Hong Kong VPN companies accused of exposing personal user info

The new National Security Law enforced through Article 43 cracks down on “separatism subversion terrorism and foreign interference” and has largely been put in place to clamp down on the feisty media Hong Kong was so proud of and curtail freedom

Flash VPN, UFO VPN, and five other services leaked 1.2TB of private information Only one has been pulled from the Play Store

User data from seven Hong-Kong based Virtual Private Network (VPN) apps was exposed online due to lack of server-side security measures, according to a report by vpnMentor. You may also note that the Rabbit VPN app is no longer available on the Google Play Store.

As per vpnMentor researchers, a VPN analyser, a server shared by several free VPN providers like Super VPN, Fast VPN, Free VPN, UFO VPN, Rabbit VPN, Flash VPN and Secure VPN, was exposed online without any authorization. Details include the Personally identifiable information like email addresses, home addresses, clear text passwords, IP addresses etc. Again, all these services have apps on the Play Store, each ranging from 10 thousand to 1 million installs. Researchers have discovered that the data of potentially all of these 20 million users has been leaked online, totalling up to as much as 1.2TB worth of data.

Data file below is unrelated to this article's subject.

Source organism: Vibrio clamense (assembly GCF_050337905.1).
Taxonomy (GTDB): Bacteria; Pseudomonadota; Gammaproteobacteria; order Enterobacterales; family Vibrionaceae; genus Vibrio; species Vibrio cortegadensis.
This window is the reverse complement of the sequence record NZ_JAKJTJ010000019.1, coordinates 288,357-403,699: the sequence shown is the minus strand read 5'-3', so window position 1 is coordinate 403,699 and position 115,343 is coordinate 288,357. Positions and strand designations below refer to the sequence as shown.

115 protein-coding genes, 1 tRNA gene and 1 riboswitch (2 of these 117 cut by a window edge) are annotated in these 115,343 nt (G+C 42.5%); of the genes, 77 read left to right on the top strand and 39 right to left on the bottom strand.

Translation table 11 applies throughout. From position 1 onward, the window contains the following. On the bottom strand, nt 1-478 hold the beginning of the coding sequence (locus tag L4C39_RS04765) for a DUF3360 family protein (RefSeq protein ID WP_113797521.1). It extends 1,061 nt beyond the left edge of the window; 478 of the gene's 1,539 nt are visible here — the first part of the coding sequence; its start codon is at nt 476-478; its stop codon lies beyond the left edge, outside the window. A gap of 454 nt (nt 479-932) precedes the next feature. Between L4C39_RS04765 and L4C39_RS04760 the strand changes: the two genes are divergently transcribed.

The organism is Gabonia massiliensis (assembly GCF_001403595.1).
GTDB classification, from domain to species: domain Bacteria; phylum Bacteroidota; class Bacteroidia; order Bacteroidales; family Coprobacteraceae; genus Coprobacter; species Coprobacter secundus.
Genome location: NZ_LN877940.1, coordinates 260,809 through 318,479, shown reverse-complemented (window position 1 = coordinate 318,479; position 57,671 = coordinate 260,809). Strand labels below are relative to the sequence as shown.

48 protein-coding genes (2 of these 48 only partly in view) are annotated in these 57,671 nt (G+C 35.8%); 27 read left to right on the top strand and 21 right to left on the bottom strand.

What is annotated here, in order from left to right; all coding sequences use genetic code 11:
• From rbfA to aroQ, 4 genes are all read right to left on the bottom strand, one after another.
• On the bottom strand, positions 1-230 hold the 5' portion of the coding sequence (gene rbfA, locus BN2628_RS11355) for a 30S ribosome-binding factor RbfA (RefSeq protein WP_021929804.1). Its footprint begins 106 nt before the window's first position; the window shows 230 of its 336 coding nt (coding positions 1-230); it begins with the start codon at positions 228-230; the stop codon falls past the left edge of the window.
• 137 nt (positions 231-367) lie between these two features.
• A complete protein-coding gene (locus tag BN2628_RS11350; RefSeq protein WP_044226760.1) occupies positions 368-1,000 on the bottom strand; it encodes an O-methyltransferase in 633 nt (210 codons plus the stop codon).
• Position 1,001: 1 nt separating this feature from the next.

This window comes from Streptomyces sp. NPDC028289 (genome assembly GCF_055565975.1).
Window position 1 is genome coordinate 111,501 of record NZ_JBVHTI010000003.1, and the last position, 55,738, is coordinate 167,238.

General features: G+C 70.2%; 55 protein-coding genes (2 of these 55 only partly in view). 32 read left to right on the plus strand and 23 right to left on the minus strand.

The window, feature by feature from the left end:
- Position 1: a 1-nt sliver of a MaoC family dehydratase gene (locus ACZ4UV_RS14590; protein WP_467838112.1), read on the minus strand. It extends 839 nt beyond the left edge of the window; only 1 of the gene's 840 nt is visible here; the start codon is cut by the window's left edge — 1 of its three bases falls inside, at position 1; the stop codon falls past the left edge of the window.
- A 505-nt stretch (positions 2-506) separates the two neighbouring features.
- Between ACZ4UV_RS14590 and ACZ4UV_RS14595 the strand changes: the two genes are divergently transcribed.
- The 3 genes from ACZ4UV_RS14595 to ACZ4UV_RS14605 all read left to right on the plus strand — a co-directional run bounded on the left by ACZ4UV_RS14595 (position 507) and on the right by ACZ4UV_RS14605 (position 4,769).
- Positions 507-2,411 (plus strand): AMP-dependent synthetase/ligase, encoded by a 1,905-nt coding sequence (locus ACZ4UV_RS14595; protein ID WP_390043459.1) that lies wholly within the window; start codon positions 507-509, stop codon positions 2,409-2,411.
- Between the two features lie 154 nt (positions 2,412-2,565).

It also maintained that the company collected logs for performance monitoring and had kept them in an anonymized form, which vpnMentor refuted. One study found that VPN use quadrupled between 2016 and 2018 as consumers rushed to protect data in the wake of scandals, breaches, and hacks.

Once UFO VPN was informed about the leak, it reportedly fixed the issue. Not only is that not true (ISPs, for example, have a universe of ways to track you anyway), many VPN providers are even less ethical than privacy-scandal-plagued companies or ISPs.

The team at vpnMentor found that the VPNs share an Elasticssearch server, have a single recipient for payments, Dreamfii HK Limited, and share a lot of the assets.

After the recent incident, a spokesperson for UFO VPN claimed that the database didn't feature any personal information, and added that Coronavirus pandemic prevented its staff from securing the server. It is all too simple for some organizations to rebrand providers without having getting held to account for their claims.

Why are VPN servers being removed from Hong Kong?

With these happening, it might be risky for the region since threats to authorities may take advantage of VPNs to stay away from censorship and surveillance from mainland China.

This data leak shouldn't be taken lightly, as it may lead to numerous cases of phishing and fraud. In the meantime, if you use one of the affected services, it's probably time to start changing passwords.

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